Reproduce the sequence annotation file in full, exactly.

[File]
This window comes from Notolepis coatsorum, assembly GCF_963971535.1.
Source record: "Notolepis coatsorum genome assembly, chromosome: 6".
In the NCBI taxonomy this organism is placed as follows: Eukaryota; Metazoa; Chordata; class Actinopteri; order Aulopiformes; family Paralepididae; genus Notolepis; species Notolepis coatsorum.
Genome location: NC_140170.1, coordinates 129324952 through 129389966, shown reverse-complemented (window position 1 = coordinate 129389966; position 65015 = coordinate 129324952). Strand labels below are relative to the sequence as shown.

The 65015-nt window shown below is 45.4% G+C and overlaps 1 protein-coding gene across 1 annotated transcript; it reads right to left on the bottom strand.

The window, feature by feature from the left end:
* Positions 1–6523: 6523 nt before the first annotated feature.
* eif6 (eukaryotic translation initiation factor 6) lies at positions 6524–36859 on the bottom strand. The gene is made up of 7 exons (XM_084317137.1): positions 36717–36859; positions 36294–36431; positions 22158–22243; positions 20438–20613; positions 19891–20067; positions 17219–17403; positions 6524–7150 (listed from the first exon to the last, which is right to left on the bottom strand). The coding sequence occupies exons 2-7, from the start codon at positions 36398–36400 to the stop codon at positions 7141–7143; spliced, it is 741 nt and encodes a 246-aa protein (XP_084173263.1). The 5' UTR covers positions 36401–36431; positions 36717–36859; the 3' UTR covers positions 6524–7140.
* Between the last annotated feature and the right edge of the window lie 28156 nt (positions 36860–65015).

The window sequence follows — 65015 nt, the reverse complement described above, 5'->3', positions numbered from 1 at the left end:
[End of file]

This window comes from Notolepis coatsorum, assembly GCF_963971535.1.
Source record: "Notolepis coatsorum genome assembly, chromosome: 6".
In the NCBI taxonomy this organism is placed as follows: Eukaryota; Metazoa; Chordata; class Actinopteri; order Aulopiformes; family Paralepididae; genus Notolepis; species Notolepis coatsorum.
Genome location: NC_140170.1, coordinates 129324952 through 129389966, shown reverse-complemented (window position 1 = coordinate 129389966; position 65015 = coordinate 129324952). Strand labels below are relative to the sequence as shown.

The 65015-nt window shown below is 45.4% G+C and overlaps 1 protein-coding gene across 1 annotated transcript; it reads right to left on the bottom strand.

The window, feature by feature from the left end:
* Positions 1–6523: 6523 nt before the first annotated feature.
* eif6 (eukaryotic translation initiation factor 6) lies at positions 6524–36859 on the bottom strand. The gene is made up of 7 exons (XM_084317137.1): positions 36717–36859; positions 36294–36431; positions 22158–22243; positions 20438–20613; positions 19891–20067; positions 17219–17403; positions 6524–7150 (listed from the first exon to the last, which is right to left on the bottom strand). The coding sequence occupies exons 2-7, from the start codon at positions 36398–36400 to the stop codon at positions 7141–7143; spliced, it is 741 nt and encodes a 246-aa protein (XP_084173263.1). The 5' UTR covers positions 36401–36431; positions 36717–36859; the 3' UTR covers positions 6524–7140.
* Between the last annotated feature and the right edge of the window lie 28156 nt (positions 36860–65015).

The window sequence follows — 65015 nt, the reverse complement described above, 5'->3', positions numbered from 1 at the left end: